83    is highly recommended by the Systemd developers. "EFI Variable support" and
84    "EFI GUID Partition support" are for UEFI systems. "Collect scheduler
85    debugging info" and "Collect scheduler statistics" is for systemd-bootchart.
86    </para></note>
88    <para os="h">Configure the kernel via a menu-driven interface.
89    CBLFS has some information regarding particular kernel configuration
90    requirements of packages outside of CLFS at <ulink
91    url="&cblfs-root;"/>:</para>
93<screen os="i"><userinput>make menuconfig</userinput></screen>
95    <para os="j">Alternatively, <command>make oldconfig</command> may be more
96    appropriate in some situations. See the <filename>README</filename>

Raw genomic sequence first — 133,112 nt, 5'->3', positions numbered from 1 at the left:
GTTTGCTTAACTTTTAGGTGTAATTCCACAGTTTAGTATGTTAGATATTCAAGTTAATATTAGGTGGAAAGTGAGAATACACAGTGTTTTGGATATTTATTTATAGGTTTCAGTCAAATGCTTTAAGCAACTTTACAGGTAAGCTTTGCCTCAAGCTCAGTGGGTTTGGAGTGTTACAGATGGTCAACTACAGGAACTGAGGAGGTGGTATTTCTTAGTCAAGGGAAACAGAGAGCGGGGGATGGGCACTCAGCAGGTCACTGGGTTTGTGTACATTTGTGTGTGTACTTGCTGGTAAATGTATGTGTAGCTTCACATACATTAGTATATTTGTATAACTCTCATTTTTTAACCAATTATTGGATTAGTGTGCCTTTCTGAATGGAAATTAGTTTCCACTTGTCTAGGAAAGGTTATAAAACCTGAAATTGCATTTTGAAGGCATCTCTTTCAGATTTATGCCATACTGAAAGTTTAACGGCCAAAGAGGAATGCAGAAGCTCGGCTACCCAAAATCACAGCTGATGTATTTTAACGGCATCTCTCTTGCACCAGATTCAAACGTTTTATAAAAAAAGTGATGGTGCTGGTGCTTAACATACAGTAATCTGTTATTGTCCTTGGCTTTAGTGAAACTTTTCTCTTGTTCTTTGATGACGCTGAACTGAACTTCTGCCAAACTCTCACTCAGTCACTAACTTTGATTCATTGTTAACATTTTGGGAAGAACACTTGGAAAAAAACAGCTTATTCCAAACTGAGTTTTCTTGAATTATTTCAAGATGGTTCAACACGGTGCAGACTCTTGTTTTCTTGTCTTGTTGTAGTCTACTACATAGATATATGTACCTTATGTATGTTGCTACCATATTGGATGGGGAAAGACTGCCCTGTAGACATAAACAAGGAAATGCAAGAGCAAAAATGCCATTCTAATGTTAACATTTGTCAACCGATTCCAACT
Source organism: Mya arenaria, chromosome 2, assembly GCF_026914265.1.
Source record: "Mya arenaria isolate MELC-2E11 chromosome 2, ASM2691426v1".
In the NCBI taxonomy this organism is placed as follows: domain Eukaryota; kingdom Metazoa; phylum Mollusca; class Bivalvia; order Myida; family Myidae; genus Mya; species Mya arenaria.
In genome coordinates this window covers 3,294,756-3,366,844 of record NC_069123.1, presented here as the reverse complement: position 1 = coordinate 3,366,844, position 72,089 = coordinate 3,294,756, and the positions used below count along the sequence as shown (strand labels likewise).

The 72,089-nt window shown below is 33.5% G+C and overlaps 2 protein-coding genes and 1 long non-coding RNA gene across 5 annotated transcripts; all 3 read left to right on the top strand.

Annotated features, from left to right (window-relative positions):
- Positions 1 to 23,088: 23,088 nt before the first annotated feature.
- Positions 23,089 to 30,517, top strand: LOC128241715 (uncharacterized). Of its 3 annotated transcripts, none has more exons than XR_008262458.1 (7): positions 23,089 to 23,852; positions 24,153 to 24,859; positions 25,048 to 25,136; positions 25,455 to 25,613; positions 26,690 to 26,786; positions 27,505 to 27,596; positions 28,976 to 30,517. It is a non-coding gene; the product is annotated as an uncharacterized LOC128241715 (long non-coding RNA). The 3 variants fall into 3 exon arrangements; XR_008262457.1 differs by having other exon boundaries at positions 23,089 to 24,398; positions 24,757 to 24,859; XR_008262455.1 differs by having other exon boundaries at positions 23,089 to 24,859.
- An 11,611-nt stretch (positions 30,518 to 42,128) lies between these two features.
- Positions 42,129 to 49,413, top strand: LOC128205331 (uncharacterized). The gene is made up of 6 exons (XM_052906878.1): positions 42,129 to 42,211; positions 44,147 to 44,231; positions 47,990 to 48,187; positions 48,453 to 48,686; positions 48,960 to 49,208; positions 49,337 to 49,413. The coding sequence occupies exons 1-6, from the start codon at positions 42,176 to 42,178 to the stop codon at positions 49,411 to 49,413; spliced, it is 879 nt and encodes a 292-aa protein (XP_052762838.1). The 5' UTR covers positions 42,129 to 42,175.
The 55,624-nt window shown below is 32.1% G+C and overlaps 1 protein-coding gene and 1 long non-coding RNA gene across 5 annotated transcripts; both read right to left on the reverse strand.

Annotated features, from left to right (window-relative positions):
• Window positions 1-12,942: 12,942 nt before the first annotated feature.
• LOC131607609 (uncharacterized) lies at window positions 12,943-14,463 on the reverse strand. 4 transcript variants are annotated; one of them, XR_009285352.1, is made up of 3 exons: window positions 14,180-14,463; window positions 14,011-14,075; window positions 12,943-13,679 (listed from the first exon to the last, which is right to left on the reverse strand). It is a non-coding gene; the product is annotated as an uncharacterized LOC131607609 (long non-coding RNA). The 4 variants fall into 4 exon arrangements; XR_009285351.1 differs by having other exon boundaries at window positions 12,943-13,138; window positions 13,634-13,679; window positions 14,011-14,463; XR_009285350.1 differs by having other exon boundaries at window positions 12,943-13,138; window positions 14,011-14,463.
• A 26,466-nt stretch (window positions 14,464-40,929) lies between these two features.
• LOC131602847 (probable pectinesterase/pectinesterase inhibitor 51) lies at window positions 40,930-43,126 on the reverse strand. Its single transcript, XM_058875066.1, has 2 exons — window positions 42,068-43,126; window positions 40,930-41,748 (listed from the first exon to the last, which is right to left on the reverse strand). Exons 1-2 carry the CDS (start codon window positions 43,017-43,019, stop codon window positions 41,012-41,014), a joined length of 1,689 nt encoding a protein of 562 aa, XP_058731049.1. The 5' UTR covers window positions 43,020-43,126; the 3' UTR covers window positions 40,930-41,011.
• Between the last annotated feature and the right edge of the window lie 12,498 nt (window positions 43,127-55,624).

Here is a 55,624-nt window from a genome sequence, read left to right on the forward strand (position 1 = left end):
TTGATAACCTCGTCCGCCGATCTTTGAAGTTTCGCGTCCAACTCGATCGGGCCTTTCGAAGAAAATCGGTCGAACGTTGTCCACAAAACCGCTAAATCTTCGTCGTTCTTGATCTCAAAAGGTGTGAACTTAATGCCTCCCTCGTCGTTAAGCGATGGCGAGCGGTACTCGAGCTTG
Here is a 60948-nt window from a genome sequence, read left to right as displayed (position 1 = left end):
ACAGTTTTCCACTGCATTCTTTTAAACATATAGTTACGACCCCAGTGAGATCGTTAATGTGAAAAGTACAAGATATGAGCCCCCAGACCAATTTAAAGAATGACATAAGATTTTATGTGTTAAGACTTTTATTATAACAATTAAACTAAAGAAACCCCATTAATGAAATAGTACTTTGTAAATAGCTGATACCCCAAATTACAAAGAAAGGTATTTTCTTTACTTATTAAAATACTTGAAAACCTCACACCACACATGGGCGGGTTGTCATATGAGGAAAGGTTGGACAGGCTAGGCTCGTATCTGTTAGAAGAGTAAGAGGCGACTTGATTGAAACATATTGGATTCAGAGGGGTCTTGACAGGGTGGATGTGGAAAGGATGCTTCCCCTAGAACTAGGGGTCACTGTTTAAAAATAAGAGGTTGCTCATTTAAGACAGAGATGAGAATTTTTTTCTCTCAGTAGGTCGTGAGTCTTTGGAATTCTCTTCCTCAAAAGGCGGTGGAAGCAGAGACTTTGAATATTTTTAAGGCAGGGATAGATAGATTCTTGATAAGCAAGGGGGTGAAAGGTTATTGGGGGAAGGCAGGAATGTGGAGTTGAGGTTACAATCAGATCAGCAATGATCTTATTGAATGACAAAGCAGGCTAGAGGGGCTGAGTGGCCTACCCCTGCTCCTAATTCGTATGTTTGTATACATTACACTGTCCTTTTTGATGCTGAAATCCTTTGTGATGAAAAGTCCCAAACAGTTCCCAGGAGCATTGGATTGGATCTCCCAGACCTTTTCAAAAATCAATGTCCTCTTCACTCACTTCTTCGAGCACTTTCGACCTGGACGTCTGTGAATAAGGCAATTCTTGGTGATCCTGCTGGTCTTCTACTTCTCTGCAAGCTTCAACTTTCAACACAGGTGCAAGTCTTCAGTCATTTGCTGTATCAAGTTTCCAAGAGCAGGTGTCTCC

97    file for more information.</para>
99    <para os="k">If desired, skip kernel configuration by copying the kernel
100    config file, <filename>.config</filename>, from the host system
101    (assuming it is available) to the root directory of the unpacked kernel
102    sources. However, we do not recommend this option. It is often better
103    to explore all the configuration menus and create the kernel configuration
104    from scratch.</para>
106    <para os="m">Compile the kernel image and modules:</para>
108<screen os="n"><userinput>make</userinput></screen>
110    <para os="o">If using kernel modules, a configuration file in
111    <filename class="directory">/etc/modprobe.d</filename> file may be needed.
112    Information pertaining to modules and kernel configuration is
113    located in the kernel documentation in the <filename
114    class="directory">Documentation</filename> directory of the kernel
115    sources tree. Also, <filename>modprobe.d(5)</filename> may
116    be of interest.</para>
118    <para os="s">Install the modules, if the kernel configuration uses
119    them:</para>
121<screen os="t"><userinput>make modules_install</userinput></screen>